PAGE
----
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Anyone use a muzzle?

(10 Posts)
Chewingthecrud Tue 18-Oct-16 14:13:31

I have a gorgeous rescue who has become a bit snappy.

I think this is since a run in with another dog a few months back who nipped her or at least tried to (wasn't sure how much contact was made).

She isn'at all aggressive at home or with strange humans but when out walking will get a bit get up around other dogs. Sometimes not much but other times can growl and snap.

I only walk her on lead but it is tricky.

She has never been very good with other dogs. Always seems interested but a bit unsure how to interact and tends to play bite or chase a lot if she has off lead time with other dogs (haven't done this at all since she got more aggressive).

So I think it's a mixture of fear aggression and poor previous socialisation.

I'd like to let her have a sniff and interact with other dogs as I think it would help ultimately but just can't risk her biting so wondered if a muzzle would help or is this a no no?

Please be kind in replies if it's a bad idea- I'm not trying to do the wrong thing I'm just wanting to help her find a way.

Blackfellpony Tue 18-Oct-16 14:49:47

I always use a muzzle with mine when off lead. When on lead I take it off.

She has a tendancy to snap if cornered and will lunge at people and dogs who try to touch her. It's purely fear.

Anyway she can run, play, pant, take treats and do everything she would normally do except bite!

I use a Baskerville ultra as I found it the best and it never moves at all.

FluffyPineapple Wed 19-Oct-16 02:04:58

If you feel your dog needs to be muzzled then it should be kept on a lead. Dogs who show aggression will push, headbutt, stamp and terrorize another dog despite being muzzled.

An on lead, muzzled dog is a safe dog. An off lead, muzzled dog is a menace

Chewingthecrud Wed 19-Oct-16 08:30:25

As I said in original post Fluffy I only ever walk her on lead and have no intention of taking her off.

I just feel she would benefit from he opportunity to actual smell and interact with other dogs rather than always be held right back for fear she might nip.

She doesn't show huge aggression, more interest and unsure and occasionally nips if the other dog is lively too. Some she just sniffs at and tries to play.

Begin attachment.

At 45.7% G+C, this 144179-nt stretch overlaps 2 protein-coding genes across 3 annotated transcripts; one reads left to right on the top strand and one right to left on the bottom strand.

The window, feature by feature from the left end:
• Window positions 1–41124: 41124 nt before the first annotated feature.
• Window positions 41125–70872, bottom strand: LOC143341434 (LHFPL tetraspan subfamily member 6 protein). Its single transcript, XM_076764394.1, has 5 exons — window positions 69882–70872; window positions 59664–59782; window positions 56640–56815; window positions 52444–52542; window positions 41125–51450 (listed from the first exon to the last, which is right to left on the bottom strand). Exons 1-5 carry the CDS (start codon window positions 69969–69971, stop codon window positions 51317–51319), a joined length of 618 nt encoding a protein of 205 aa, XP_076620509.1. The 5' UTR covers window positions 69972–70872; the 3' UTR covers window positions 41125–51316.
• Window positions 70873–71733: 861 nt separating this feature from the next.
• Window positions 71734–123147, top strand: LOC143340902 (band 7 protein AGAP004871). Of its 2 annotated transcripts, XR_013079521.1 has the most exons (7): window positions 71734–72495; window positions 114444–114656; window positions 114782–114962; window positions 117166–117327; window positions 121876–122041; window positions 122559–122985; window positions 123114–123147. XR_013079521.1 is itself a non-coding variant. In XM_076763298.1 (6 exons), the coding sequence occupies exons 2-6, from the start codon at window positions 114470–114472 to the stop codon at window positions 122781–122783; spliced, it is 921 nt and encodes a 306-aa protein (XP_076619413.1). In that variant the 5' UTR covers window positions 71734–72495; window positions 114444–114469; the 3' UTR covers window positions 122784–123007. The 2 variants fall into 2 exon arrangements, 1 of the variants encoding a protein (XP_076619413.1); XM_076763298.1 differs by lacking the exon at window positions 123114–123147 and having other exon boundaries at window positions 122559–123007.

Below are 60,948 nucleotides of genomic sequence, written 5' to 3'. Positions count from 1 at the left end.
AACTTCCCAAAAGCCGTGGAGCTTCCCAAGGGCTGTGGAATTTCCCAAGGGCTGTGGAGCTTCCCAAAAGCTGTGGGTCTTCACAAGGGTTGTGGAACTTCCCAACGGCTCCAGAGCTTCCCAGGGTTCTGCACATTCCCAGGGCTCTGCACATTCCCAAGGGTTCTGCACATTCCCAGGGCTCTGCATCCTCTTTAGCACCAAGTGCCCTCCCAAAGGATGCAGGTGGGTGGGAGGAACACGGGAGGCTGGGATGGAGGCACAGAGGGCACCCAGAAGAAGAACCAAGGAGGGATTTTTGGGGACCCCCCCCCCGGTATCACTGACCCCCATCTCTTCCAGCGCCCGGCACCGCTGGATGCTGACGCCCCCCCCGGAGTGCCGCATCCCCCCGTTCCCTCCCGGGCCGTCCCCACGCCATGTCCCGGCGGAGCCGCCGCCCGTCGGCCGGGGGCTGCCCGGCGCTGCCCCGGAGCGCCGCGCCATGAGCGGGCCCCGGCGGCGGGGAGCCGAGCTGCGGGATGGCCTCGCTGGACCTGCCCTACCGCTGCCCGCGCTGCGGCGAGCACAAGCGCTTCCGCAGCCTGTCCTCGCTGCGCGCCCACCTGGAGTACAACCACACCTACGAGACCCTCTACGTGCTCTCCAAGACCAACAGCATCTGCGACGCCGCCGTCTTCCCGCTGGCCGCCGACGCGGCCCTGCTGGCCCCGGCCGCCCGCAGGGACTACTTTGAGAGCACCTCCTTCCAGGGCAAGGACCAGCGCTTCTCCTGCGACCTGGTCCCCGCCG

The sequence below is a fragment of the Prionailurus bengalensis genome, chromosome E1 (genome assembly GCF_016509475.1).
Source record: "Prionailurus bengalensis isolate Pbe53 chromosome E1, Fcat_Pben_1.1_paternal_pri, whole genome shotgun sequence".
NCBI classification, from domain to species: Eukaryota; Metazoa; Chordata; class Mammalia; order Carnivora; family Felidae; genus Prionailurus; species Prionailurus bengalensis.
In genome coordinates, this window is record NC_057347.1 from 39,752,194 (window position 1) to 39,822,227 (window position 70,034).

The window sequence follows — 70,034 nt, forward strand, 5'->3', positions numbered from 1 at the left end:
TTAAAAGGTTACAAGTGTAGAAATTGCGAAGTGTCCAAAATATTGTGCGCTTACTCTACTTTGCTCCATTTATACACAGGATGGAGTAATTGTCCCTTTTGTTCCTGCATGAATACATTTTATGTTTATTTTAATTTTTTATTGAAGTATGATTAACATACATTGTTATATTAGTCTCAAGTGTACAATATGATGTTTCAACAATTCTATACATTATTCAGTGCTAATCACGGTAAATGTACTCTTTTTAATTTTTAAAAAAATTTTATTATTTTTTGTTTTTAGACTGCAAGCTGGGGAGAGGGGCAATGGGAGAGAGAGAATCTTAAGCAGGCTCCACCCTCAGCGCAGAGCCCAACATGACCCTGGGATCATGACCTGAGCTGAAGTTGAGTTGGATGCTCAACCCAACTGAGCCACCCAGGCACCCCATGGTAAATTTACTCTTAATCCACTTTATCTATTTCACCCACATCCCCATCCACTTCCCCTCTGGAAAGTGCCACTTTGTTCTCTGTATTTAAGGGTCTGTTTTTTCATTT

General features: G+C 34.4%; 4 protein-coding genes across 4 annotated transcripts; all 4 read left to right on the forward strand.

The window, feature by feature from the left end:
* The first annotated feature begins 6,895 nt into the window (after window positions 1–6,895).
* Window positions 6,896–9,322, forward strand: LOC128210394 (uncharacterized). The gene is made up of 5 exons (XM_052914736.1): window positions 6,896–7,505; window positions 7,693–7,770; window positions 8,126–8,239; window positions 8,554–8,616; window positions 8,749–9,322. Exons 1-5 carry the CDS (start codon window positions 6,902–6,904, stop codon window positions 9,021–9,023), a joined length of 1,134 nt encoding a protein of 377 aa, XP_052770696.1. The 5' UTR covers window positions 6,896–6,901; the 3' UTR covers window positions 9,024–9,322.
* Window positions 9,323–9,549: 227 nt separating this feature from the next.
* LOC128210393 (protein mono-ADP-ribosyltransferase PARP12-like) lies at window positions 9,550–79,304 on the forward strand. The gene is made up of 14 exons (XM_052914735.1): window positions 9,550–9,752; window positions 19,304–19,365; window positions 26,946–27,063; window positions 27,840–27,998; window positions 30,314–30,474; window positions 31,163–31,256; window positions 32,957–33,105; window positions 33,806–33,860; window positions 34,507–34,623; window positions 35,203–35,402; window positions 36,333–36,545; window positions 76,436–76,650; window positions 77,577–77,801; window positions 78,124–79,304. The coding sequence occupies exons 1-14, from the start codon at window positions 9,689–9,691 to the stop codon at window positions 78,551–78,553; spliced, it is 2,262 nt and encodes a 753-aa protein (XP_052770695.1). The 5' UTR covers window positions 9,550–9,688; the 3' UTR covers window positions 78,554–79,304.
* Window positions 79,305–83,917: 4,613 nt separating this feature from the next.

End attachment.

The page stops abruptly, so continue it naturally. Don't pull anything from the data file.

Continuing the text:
Perhaps reading your post she would still have to be held right back even with a muzzle on?

tabulahrasa Wed 19-Oct-16 09:25:38

If you're wanting her to mix with other dogs a muzzle is a mistake IMO.

Mine wears one 90% of what it actually does is to deter other dog owners from letting their dog approach.

You're also still letting her practise the behaviour, which isn't the best idea TBH.

Chewingthecrud Wed 19-Oct-16 10:26:15

Hmm ok yes I can see that alto I would pull her off if she started being aggressive at all.

I just wonder if a lot of the time she wouldn't be and she just needs to be allowed to socialise but I'm too fearful of letting her.

When we had a family dog over we let her play together initially on lead and then off lead in a private field and she was doing almost if play barking and bowing and seemed nervous and a bit snappy initially but then settled in well and had a fabulous time and they ended up curled up sleeping together.

But I can't encourage socialisation whilst I'm worried she might snap.

She doesn't bear teeth when she growls. More walks slowly and does a fearful growl.

Chewingthecrud Thu 20-Oct-16 23:01:00

Anyone else use one can comment?

TrionicLettuce Fri 21-Oct-16 00:40:30

A muzzle might prevent her biting but it won't prevent her potentially doing either physical (muzzle punches can really hurt) or psychological damage to another dog. There's also the risk of a strange dog not taking kindly to her snapping and snapping back, things can escalate very quickly in such situations.

I'd find either a trainer or behaviourist who can help you get her socialised in a safe and controlled environment with appropriate stooge dogs who won't be bothered if she kicks off a bit.

If she's got a tendency to be reactive then I can highly recommend the CARE method for reactive dogs. One of mine can be very reactive and I've made huge progress with him using that training.

Chewingthecrud Fri 21-Oct-16 07:00:25

Trioniclettuce that's a brilliant website thank you will start asap

DoubleCarrick Fri 21-Oct-16 07:06:16

A muzzle can be a really good sign to OTHER dog owners that they need to be considerate towards your dog.

Also, with a muzzle on, you can relax, allowing your dog to relax. Otherwise if you tense up because he's not muzzles then your stress will pass on to the dog.

This muzzle training video is very good and a very gentle way of introducing your dog to a muzzle.

Good luck!

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